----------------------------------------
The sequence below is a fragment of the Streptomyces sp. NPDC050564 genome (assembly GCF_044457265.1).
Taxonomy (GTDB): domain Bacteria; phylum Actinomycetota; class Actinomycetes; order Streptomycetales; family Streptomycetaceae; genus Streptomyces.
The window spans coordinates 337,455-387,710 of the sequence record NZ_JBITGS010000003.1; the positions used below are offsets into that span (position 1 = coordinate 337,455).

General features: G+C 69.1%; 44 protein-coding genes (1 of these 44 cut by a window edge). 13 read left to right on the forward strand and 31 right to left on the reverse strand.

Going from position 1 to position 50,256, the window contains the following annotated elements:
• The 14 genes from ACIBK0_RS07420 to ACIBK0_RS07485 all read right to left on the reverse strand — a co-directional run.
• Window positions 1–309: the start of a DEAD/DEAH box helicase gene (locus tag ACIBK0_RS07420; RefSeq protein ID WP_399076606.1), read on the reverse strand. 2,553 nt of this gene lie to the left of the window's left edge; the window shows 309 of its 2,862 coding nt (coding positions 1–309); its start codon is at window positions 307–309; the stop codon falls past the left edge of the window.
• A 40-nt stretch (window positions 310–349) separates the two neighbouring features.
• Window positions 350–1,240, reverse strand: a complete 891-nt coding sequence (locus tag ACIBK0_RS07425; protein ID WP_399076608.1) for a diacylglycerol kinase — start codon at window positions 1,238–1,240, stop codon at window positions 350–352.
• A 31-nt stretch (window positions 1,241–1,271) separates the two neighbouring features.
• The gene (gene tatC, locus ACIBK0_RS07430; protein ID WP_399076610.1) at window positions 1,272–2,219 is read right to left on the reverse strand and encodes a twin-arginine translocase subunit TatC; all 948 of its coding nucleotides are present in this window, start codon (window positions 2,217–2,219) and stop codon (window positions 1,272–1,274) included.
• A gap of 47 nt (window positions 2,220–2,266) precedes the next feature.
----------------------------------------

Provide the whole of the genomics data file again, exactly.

The sequence below is a fragment of the Streptomyces sp. NPDC050564 genome (assembly GCF_044457265.1).
Taxonomy (GTDB): domain Bacteria; phylum Actinomycetota; class Actinomycetes; order Streptomycetales; family Streptomycetaceae; genus Streptomyces.
The window spans coordinates 337,455-387,710 of the sequence record NZ_JBITGS010000003.1; the positions used below are offsets into that span (position 1 = coordinate 337,455).

General features: G+C 69.1%; 44 protein-coding genes (1 of these 44 cut by a window edge). 13 read left to right on the forward strand and 31 right to left on the reverse strand.

Going from position 1 to position 50,256, the window contains the following annotated elements:
• The 14 genes from ACIBK0_RS07420 to ACIBK0_RS07485 all read right to left on the reverse strand — a co-directional run.
• Window positions 1–309: the start of a DEAD/DEAH box helicase gene (locus tag ACIBK0_RS07420; RefSeq protein ID WP_399076606.1), read on the reverse strand. 2,553 nt of this gene lie to the left of the window's left edge; the window shows 309 of its 2,862 coding nt (coding positions 1–309); its start codon is at window positions 307–309; the stop codon falls past the left edge of the window.
• A 40-nt stretch (window positions 310–349) separates the two neighbouring features.
• Window positions 350–1,240, reverse strand: a complete 891-nt coding sequence (locus tag ACIBK0_RS07425; protein ID WP_399076608.1) for a diacylglycerol kinase — start codon at window positions 1,238–1,240, stop codon at window positions 350–352.
• A 31-nt stretch (window positions 1,241–1,271) separates the two neighbouring features.
• The gene (gene tatC, locus ACIBK0_RS07430; protein ID WP_399076610.1) at window positions 1,272–2,219 is read right to left on the reverse strand and encodes a twin-arginine translocase subunit TatC; all 948 of its coding nucleotides are present in this window, start codon (window positions 2,217–2,219) and stop codon (window positions 1,272–1,274) included.
• A gap of 47 nt (window positions 2,220–2,266) precedes the next feature.